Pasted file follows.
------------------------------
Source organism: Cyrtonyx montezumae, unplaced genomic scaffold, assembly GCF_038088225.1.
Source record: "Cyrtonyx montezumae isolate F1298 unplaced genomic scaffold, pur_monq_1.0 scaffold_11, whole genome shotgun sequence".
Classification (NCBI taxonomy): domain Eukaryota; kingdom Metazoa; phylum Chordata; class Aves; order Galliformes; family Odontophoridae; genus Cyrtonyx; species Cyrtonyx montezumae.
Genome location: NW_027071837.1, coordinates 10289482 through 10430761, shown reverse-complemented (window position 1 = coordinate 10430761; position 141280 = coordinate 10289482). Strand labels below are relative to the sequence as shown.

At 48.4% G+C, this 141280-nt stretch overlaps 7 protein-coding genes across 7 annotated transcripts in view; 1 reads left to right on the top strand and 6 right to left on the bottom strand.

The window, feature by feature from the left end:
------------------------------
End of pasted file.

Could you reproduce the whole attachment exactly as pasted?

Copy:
Source organism: Cyrtonyx montezumae, unplaced genomic scaffold, assembly GCF_038088225.1.
Source record: "Cyrtonyx montezumae isolate F1298 unplaced genomic scaffold, pur_monq_1.0 scaffold_11, whole genome shotgun sequence".
Classification (NCBI taxonomy): domain Eukaryota; kingdom Metazoa; phylum Chordata; class Aves; order Galliformes; family Odontophoridae; genus Cyrtonyx; species Cyrtonyx montezumae.
Genome location: NW_027071837.1, coordinates 10289482 through 10430761, shown reverse-complemented (window position 1 = coordinate 10430761; position 141280 = coordinate 10289482). Strand labels below are relative to the sequence as shown.

At 48.4% G+C, this 141280-nt stretch overlaps 7 protein-coding genes across 7 annotated transcripts in view; 1 reads left to right on the top strand and 6 right to left on the bottom strand.

The window, feature by feature from the left end: